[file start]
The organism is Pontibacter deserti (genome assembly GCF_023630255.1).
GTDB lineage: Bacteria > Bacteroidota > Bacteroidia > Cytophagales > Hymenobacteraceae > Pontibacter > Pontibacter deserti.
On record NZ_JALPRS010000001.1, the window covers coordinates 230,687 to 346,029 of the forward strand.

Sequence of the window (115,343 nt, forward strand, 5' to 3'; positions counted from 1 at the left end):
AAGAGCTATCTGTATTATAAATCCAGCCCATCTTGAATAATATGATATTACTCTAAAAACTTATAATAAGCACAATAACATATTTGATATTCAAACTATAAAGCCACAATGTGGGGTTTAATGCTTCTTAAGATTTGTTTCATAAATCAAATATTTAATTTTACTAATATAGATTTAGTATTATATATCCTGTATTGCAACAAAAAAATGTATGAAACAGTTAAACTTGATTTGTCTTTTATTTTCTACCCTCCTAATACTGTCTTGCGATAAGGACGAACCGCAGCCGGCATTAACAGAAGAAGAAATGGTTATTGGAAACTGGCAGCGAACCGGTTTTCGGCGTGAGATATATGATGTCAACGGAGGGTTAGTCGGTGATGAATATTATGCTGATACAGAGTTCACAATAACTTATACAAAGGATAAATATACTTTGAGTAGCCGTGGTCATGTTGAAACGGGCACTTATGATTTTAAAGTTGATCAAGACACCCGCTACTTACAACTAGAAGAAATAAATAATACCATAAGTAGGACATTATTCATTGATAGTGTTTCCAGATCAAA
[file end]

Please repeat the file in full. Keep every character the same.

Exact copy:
The organism is Pontibacter deserti (genome assembly GCF_023630255.1).
GTDB lineage: Bacteria > Bacteroidota > Bacteroidia > Cytophagales > Hymenobacteraceae > Pontibacter > Pontibacter deserti.
On record NZ_JALPRS010000001.1, the window covers coordinates 230,687 to 346,029 of the forward strand.

Sequence of the window (115,343 nt, forward strand, 5' to 3'; positions counted from 1 at the left end):
AAGAGCTATCTGTATTATAAATCCAGCCCATCTTGAATAATATGATATTACTCTAAAAACTTATAATAAGCACAATAACATATTTGATATTCAAACTATAAAGCCACAATGTGGGGTTTAATGCTTCTTAAGATTTGTTTCATAAATCAAATATTTAATTTTACTAATATAGATTTAGTATTATATATCCTGTATTGCAACAAAAAAATGTATGAAACAGTTAAACTTGATTTGTCTTTTATTTTCTACCCTCCTAATACTGTCTTGCGATAAGGACGAACCGCAGCCGGCATTAACAGAAGAAGAAATGGTTATTGGAAACTGGCAGCGAACCGGTTTTCGGCGTGAGATATATGATGTCAACGGAGGGTTAGTCGGTGATGAATATTATGCTGATACAGAGTTCACAATAACTTATACAAAGGATAAATATACTTTGAGTAGCCGTGGTCATGTTGAAACGGGCACTTATGATTTTAAAGTTGATCAAGACACCCGCTACTTACAACTAGAAGAAATAAATAATACCATAAGTAGGACATTATTCATTGATAGTGTTTCCAGATCAAA